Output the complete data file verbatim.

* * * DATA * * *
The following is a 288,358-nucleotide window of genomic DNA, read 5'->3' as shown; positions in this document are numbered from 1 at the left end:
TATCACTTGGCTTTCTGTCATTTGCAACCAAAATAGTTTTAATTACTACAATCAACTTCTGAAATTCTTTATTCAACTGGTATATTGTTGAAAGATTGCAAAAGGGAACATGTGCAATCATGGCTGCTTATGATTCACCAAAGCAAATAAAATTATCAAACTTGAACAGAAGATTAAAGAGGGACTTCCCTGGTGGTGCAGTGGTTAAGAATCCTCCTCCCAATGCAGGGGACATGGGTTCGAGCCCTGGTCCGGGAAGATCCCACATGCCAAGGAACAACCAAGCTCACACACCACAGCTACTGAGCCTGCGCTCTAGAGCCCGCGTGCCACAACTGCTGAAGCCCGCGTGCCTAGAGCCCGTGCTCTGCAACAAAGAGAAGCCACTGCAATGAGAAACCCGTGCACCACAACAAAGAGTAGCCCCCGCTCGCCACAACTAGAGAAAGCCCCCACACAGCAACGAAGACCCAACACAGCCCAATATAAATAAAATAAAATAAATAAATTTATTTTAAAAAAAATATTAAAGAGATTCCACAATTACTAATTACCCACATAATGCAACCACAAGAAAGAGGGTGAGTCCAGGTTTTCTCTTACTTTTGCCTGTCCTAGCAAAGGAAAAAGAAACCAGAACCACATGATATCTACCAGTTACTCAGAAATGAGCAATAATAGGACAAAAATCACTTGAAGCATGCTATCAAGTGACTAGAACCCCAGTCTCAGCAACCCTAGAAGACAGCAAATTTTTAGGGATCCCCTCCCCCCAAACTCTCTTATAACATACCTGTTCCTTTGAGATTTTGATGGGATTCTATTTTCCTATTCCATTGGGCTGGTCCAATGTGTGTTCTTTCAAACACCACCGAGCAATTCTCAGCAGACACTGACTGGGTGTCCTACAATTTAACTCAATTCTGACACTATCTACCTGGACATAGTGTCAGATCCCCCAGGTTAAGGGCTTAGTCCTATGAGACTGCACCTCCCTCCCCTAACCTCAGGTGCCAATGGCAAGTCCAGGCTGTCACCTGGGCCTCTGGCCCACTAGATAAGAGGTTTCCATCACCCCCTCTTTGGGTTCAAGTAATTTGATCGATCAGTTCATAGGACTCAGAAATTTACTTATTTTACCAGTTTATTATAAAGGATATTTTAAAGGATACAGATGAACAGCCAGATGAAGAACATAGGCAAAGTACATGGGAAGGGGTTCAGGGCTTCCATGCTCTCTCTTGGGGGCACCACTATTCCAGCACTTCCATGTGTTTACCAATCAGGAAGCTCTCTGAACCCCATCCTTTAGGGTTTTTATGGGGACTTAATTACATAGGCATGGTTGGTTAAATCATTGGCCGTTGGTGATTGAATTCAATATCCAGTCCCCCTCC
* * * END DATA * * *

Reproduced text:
The following is a 288,358-nucleotide window of genomic DNA, read 5'->3' as shown; positions in this document are numbered from 1 at the left end:
TATCACTTGGCTTTCTGTCATTTGCAACCAAAATAGTTTTAATTACTACAATCAACTTCTGAAATTCTTTATTCAACTGGTATATTGTTGAAAGATTGCAAAAGGGAACATGTGCAATCATGGCTGCTTATGATTCACCAAAGCAAATAAAATTATCAAACTTGAACAGAAGATTAAAGAGGGACTTCCCTGGTGGTGCAGTGGTTAAGAATCCTCCTCCCAATGCAGGGGACATGGGTTCGAGCCCTGGTCCGGGAAGATCCCACATGCCAAGGAACAACCAAGCTCACACACCACAGCTACTGAGCCTGCGCTCTAGAGCCCGCGTGCCACAACTGCTGAAGCCCGCGTGCCTAGAGCCCGTGCTCTGCAACAAAGAGAAGCCACTGCAATGAGAAACCCGTGCACCACAACAAAGAGTAGCCCCCGCTCGCCACAACTAGAGAAAGCCCCCACACAGCAACGAAGACCCAACACAGCCCAATATAAATAAAATAAAATAAATAAATTTATTTTAAAAAAAATATTAAAGAGATTCCACAATTACTAATTACCCACATAATGCAACCACAAGAAAGAGGGTGAGTCCAGGTTTTCTCTTACTTTTGCCTGTCCTAGCAAAGGAAAAAGAAACCAGAACCACATGATATCTACCAGTTACTCAGAAATGAGCAATAATAGGACAAAAATCACTTGAAGCATGCTATCAAGTGACTAGAACCCCAGTCTCAGCAACCCTAGAAGACAGCAAATTTTTAGGGATCCCCTCCCCCCAAACTCTCTTATAACATACCTGTTCCTTTGAGATTTTGATGGGATTCTATTTTCCTATTCCATTGGGCTGGTCCAATGTGTGTTCTTTCAAACACCACCGAGCAATTCTCAGCAGACACTGACTGGGTGTCCTACAATTTAACTCAATTCTGACACTATCTACCTGGACATAGTGTCAGATCCCCCAGGTTAAGGGCTTAGTCCTATGAGACTGCACCTCCCTCCCCTAACCTCAGGTGCCAATGGCAAGTCCAGGCTGTCACCTGGGCCTCTGGCCCACTAGATAAGAGGTTTCCATCACCCCCTCTTTGGGTTCAAGTAATTTGATCGATCAGTTCATAGGACTCAGAAATTTACTTATTTTACCAGTTTATTATAAAGGATATTTTAAAGGATACAGATGAACAGCCAGATGAAGAACATAGGCAAAGTACATGGGAAGGGGTTCAGGGCTTCCATGCTCTCTCTTGGGGGCACCACTATTCCAGCACTTCCATGTGTTTACCAATCAGGAAGCTCTCTGAACCCCATCCTTTAGGGTTTTTATGGGGACTTAATTACATAGGCATGGTTGGTTAAATCATTGGCCGTTGGTGATTGAATTCAATATCCAGTCCCCCTCC